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Tom Cruise poses upon arrival for the UK premiere of the film Top Gun: Maverick in London, England, on May 19.JUSTIN TALLIS/AFP/Getty Images

Cineplex Inc. CGX-T is in the danger zone – and for the first time in more than two years, that is good news.

Helped by blockbuster box-office returns for the new Top Gun: Maverick, Canada’s largest movie theatre chain on Thursday reported its first quarterly profit since before the pandemic began.

Cineplex reported net income of $1.3-million or 2 cents a share in the three months ending June 30, compared to a net loss of $103.7-million or $1.64 a share in the same period last year.

Cineplex’s theatre attendance was 10 times higher than at the same time in 2021, with 11.1-million visits in the quarter. Other big titles also helped to draw audiences, such as Doctor Strange in the Multiverse of Madness and Jurassic World Dominion.

“You can’t see it in your home,” Cineplex chief executive officer Ellis Jacob said in an interview Thursday, referring to the new Top Gun. “It’s a whole different experience.”

It’s a message Mr. Jacob is keen to repeat after seeing theatre attendance decimated during the pandemic. As people stayed home, Hollywood studios responded by releasing films on streaming services or delaying them altogether. Even as cinemas are opening up again, studios have been experimenting with shorter theatrical “windows,” or the time when movies are available exclusively on the big screen before moving to streaming or video-on-demand rentals.

But recently some big names in the industry have been speaking out about the continuing importance of movie theatres. At the Cannes Film Festival in May, Top Gun star and co-producer Tom Cruise told an audience that he refused to release the movie on streaming services, even as its theatrical premiere was pushed back multiple times due to COVID-19. The long-awaited sequel was originally slated for release in June, 2020.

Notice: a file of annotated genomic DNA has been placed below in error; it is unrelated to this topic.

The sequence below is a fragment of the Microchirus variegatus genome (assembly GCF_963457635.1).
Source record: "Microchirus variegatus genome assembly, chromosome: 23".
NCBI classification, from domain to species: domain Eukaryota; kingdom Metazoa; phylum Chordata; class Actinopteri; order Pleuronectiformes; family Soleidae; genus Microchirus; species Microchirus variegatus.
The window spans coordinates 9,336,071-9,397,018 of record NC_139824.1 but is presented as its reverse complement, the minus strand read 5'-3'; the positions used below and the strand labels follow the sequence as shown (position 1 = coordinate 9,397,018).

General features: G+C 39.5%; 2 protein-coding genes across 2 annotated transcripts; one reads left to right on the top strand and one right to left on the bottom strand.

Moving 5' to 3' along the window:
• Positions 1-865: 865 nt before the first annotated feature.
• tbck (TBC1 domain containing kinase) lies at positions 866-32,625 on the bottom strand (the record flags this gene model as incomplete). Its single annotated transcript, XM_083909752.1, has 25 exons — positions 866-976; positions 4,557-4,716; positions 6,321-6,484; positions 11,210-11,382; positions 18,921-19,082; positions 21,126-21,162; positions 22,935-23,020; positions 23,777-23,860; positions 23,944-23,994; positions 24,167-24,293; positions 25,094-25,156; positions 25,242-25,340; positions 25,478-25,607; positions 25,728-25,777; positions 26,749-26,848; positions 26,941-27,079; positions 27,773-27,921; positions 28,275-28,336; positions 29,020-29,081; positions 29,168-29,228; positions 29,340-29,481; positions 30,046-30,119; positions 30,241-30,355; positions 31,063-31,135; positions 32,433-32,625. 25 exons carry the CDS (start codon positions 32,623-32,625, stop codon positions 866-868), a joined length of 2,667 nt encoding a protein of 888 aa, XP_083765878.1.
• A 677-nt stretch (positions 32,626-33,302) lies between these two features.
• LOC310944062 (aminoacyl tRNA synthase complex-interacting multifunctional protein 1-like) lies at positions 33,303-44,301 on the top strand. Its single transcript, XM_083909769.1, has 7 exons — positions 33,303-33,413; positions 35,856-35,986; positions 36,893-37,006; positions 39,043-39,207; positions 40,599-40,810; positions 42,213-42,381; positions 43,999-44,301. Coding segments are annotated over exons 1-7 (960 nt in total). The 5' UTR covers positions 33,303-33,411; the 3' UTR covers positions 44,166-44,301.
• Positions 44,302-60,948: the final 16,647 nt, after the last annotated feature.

“I make movies for the big screen,” the high-wattage star told the audience.

And on a recent earnings call, Warner Bros. Discovery chief executive David Zaslav said the company was taking “aggressive steps to course-correct” an earlier strategy to release movies on streaming services on the same day that they hit the multiplex. A big-screen release provides marketing buzz that helps movies reach more audiences, Mr. Zaslav said.

“The studios are realizing that the theatrical release … creates the brand, it creates the value,” Mr. Jacob said. “Yes, the window will be shorter. It’s not going to be what it was. But I don’t think it will depreciate significantly from where they’re talking – which is about 45 days at a minimum.”

Mr. Jacob also praised the Top Gun star for his dedication to promoting big screen releases, recalling the buzz that resulted when Tom Cruise hosted an event with Cineplex in Toronto to promote Mission: Impossible – Fallout in 2018. (The seventh Mission Impossible instalment is slated for next summer.)

“He was quite impressive. If everybody in the movie exhibition business promoted their films like he does, we would be in a much stronger position,” Mr. Jacob said. “But that will happen.” For example, director James Cameron is “very driven” to promote the Avatar sequel coming in December, he added.

Theatre owners are looking forward to some high-profile releases still to come this year: Mr. Jacob cited the George Clooney-Julia Roberts vehicle Ticket to Paradise, and the sequels Black Panther: Wakanda Forever and Avatar: The Way of Water among the most anticipated films.

But the movie industry’s recovery is just beginning. Some major releases were pushed back even further from this year to next, RBC analyst Drew McReynolds pointed out in a research note on Thursday, anticipating the “first full year of normal operations” in 2023.

Cineplex reported total revenues of $349.9-million in the second quarter, which was still below 2019 levels but up 438.9 per cent compared to the same period last year.

Box office revenues per visitor increased to $12.29 compared to $10.89 at the same time last year, when the company’s higher-priced VIP theatres were closed, and other premium offerings such as 3D films were not available. Concession revenues also increased to $8.84 per visitor compared to $7.86 last year.

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Follow Susan Krashinsky Robertson on Twitter: @susinskyOpens in a new window

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